Batman #32 Review

Written by: Tom King

Art by: Mikel Janin

Published by: DC Comics


War of the Jokes and Riddles comes to a somewhat shocking but also somewhat anticlimactic conclusion and I am not talking about finally finding out the answer for the proposal.

Tom King has set out to do this story since he started his work on Batman over a year ago and it is clearly evident that all of the roads have led to this particular moment. From Kite-man being in background of pretty much every issue of Batman throughout King’s run, to Rooftops storyline, to proposal back in issue #24, it all culminated in this particular issue.

But as Riddler says to Batman toward the end of this issue “This is not your story, not everything needs to be about you all the time!” it sets a precedent that King is not afraid of shaking up the norm and put the Dark Knight in the background during his own book. It is that type of writing and the bold direction that differentiates this book from other Superhero titles.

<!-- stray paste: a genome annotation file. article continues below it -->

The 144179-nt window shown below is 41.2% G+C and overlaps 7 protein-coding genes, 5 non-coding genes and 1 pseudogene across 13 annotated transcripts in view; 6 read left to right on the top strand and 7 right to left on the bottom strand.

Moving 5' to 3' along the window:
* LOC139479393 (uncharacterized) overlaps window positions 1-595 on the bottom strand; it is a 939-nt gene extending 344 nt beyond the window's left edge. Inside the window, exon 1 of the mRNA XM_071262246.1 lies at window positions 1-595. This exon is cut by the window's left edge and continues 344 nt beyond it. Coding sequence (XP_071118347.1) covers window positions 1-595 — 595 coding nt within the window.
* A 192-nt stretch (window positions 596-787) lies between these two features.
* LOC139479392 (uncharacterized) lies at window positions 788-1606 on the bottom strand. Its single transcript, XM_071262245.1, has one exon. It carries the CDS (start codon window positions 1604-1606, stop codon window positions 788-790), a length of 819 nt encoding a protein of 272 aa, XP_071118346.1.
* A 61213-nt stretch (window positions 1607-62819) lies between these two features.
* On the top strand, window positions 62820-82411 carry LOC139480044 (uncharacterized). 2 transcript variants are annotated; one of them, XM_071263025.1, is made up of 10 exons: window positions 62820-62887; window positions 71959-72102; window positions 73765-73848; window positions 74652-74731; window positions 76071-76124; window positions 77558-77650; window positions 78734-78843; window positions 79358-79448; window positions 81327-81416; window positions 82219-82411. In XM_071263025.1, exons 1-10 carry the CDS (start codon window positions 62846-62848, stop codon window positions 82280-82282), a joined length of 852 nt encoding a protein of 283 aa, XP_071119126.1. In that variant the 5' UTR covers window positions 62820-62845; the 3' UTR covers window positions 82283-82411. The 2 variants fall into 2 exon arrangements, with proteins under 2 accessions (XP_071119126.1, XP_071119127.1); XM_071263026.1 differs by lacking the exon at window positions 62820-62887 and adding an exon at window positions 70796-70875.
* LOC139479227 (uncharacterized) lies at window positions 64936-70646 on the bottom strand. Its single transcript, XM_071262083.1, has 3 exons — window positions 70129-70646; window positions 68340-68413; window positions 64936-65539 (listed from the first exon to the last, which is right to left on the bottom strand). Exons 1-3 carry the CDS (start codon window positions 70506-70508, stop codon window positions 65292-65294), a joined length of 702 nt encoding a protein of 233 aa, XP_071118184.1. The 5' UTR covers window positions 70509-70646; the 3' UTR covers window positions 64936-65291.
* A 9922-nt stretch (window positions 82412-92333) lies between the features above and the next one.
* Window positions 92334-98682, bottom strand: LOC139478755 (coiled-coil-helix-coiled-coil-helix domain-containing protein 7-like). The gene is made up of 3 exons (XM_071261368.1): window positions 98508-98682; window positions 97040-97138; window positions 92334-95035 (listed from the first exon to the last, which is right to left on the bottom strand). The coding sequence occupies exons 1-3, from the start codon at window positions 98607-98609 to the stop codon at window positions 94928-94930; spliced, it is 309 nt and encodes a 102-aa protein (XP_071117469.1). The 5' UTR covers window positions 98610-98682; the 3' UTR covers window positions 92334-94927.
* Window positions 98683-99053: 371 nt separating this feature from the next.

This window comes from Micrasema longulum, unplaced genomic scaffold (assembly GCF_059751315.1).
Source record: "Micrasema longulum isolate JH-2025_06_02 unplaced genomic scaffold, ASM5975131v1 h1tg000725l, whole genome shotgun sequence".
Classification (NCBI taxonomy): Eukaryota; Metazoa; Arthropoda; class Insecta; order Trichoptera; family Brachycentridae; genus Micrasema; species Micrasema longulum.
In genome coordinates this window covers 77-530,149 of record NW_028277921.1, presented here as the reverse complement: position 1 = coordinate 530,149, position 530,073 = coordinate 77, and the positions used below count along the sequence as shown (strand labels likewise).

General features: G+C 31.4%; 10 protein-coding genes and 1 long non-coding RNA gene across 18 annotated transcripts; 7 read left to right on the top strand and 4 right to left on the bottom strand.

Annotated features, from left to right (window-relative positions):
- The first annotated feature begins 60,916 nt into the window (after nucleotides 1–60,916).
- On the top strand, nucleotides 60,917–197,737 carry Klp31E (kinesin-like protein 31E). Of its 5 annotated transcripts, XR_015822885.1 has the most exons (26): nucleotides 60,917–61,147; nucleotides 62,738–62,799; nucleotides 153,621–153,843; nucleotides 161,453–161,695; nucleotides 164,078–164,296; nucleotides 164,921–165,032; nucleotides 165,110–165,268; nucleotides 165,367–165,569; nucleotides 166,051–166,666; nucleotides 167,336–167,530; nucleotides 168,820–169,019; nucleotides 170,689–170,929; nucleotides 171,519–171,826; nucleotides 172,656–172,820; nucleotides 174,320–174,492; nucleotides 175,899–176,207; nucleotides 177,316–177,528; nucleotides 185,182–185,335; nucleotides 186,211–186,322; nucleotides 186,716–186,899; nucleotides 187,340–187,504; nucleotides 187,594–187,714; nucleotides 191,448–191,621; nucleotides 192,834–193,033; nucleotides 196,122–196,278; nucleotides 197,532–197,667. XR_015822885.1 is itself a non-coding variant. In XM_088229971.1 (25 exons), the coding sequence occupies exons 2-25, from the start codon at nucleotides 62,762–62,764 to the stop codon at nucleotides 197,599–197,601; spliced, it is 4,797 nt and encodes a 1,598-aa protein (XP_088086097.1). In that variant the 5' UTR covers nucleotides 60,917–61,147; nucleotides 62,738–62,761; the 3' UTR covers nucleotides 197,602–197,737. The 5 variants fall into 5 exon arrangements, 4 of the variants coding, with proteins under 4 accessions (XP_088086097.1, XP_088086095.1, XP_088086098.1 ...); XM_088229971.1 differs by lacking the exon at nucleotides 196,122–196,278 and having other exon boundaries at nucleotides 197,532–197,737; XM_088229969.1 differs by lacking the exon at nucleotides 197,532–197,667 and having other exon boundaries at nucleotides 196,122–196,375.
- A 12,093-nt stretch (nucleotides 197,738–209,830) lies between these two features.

There was another little nice touch King added to this issue at the beginning with the victims of the war. It is those little moments as well that expand on what King was working on this run to slowly deconstruct the myth of Batman but also modernize it for new readers.

Janin comes back to finish the run that he has started  and other than couple of interlude chapters that gave us a background on a character of Kite-man gave us uniformity that these arcs lack now days.  His attention detail and his expressive tones are what made this book work.  It’s rare to read a book and feel tension ooze from the page. It is a mark of a good story-teller to make us feel for these characters. Janin and King are certainly that!

There are certainly moments of Batman brooding in this issue. He is Batman. He broods. But it is the context of all of this that put this current Batman run above many others before it.  Subtleties in this run are numerous and they are handled well. It is always refreshing to read a book in Superhero lore, whichever it is; when you can see a real situation pertaining to those heroes. It brings them down to Earth a bit which certainly makes them more relatable. That is exactly what Tom King has managed to do with Batman villains during the war of Jokes and Riddles showing there is a little insanity in all of us.